The IAB Tech Lab, meanwhile, develops the technical standards and solutions that are applicable to all display advertisements across the Internet. Thus, companies can ensure that they fit with the IAB’s rigorous standards and compliance regulations by using tools developed by the IAB itself.
Technically, any organization can join the IAB, provided that the corporation in question is engaged in selling, measuring, monitoring, or producing advertisements that are posted on the Internet. For instance, if you only have billboard ads or OOH marketing materials, you do not qualify to join the IAB.
But if you have online advertisements, you can join the IAB. You won’t be able to make any leadership decisions, however, until your organization has been a part of the IAB for some time and until it reaches a certain size.
The IAB has done a lot to improve the consistency and quality of data collection and digital advertisements since its inception in 1996.
For example, the IAB developed plenty of advertising interface formats for digital ad metadata. These include the Video Ad Serving Template and the Video Player-Ad Interface Definition format. More recently, February 2012 saw the IAB release the IAB Standard Ad Unit Portfolio. This includes very detailed information for display advertising formats, helping organizations display ads in the right ways.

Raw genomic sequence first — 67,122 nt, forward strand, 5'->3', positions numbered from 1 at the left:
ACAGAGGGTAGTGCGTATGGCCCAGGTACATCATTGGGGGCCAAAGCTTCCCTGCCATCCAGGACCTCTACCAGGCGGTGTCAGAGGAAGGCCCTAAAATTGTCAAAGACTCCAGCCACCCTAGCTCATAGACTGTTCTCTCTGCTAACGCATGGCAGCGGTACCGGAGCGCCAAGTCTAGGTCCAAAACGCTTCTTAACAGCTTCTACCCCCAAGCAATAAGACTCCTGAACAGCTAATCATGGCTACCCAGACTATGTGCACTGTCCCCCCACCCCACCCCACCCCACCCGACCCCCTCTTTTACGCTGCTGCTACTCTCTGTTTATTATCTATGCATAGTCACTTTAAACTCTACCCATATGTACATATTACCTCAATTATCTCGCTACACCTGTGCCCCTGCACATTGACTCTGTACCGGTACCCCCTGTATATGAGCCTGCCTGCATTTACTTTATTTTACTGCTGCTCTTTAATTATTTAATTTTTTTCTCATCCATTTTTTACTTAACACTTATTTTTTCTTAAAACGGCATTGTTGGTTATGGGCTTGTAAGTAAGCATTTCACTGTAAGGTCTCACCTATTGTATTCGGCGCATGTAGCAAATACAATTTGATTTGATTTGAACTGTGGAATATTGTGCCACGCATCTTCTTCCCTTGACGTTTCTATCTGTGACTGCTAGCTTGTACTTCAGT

Then there are the legal ramifications the IAB has had on companies in the digital marketing landscape overall. For instance, the IAB criticized Microsoft in 2012 for not giving consumers auto-enabled Do Not Track settings when using Internet Explorer 10, as the IAB still believes that all data tracking should be opt-in rather than opt-out.
Among the most important recent efforts of the Interactive Advertising Bureau is the new Transparency and Consent Framework or TCF, which has taken effect in Europe. Announced in November 2017, IAB Europe created this framework to help all websites and advertisers obtain and record consumer consent for those consumers’ personal data ahead of the GDPR/General Data Protection Regulation.
The GDPR, put simply, is a European consumer privacy law set that sets restrictions on how companies can collect and store consumer data for advertising and marketing purposes. For example, companies cannot keep consumer data in perpetuity; they must only collect consumer data after obtaining permission from those consumers and only store that data so long as it has a demonstrable purpose for the company in question.
The Transparency and Consent Framework helped companies stay ahead of these incoming regulations so they weren’t fined immediately upon its implementation. At the time of this writing, new companies can join the TCF by paying an IAB Europe membership fee, then following the established guidelines.
The IAB, led by their Executive Vice President for Public Policy Lartease Tiffith, is also pushing for similar goals in the U.S., with their public policy team lobbying lawmakers in Washington, D.C.
The IAB is an important organization to every company that provides interactive media, such as clickable ads, games, and more. If your brand uses interactive advertisements to draw customers to its products, whether your medium is CTV, search, or native content such as podcasts or social media posts, odds are you need to pay attention to the IAB’s industry standards and legal guidelines.